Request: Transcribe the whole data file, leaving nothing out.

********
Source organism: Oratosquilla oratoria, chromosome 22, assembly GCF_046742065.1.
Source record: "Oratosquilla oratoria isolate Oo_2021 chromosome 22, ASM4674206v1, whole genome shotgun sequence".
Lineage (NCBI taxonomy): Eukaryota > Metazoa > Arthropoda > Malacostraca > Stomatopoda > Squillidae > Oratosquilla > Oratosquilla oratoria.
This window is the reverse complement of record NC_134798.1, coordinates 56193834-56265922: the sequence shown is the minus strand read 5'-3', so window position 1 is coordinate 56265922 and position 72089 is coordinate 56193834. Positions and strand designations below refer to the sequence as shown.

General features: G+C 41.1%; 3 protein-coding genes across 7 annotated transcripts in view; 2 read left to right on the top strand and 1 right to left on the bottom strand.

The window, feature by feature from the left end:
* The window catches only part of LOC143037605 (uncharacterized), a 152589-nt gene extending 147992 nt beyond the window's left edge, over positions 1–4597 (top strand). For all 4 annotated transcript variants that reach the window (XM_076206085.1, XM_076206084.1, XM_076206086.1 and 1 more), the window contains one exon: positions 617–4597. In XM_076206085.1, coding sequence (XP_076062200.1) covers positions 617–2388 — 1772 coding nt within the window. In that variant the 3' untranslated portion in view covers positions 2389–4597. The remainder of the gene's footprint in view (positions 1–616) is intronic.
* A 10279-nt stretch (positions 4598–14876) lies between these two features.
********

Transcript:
Source organism: Oratosquilla oratoria, chromosome 22, assembly GCF_046742065.1.
Source record: "Oratosquilla oratoria isolate Oo_2021 chromosome 22, ASM4674206v1, whole genome shotgun sequence".
Lineage (NCBI taxonomy): Eukaryota > Metazoa > Arthropoda > Malacostraca > Stomatopoda > Squillidae > Oratosquilla > Oratosquilla oratoria.
This window is the reverse complement of record NC_134798.1, coordinates 56193834-56265922: the sequence shown is the minus strand read 5'-3', so window position 1 is coordinate 56265922 and position 72089 is coordinate 56193834. Positions and strand designations below refer to the sequence as shown.

General features: G+C 41.1%; 3 protein-coding genes across 7 annotated transcripts in view; 2 read left to right on the top strand and 1 right to left on the bottom strand.

The window, feature by feature from the left end:
* The window catches only part of LOC143037605 (uncharacterized), a 152589-nt gene extending 147992 nt beyond the window's left edge, over positions 1–4597 (top strand). For all 4 annotated transcript variants that reach the window (XM_076206085.1, XM_076206084.1, XM_076206086.1 and 1 more), the window contains one exon: positions 617–4597. In XM_076206085.1, coding sequence (XP_076062200.1) covers positions 617–2388 — 1772 coding nt within the window. In that variant the 3' untranslated portion in view covers positions 2389–4597. The remainder of the gene's footprint in view (positions 1–616) is intronic.
* A 10279-nt stretch (positions 4598–14876) lies between these two features.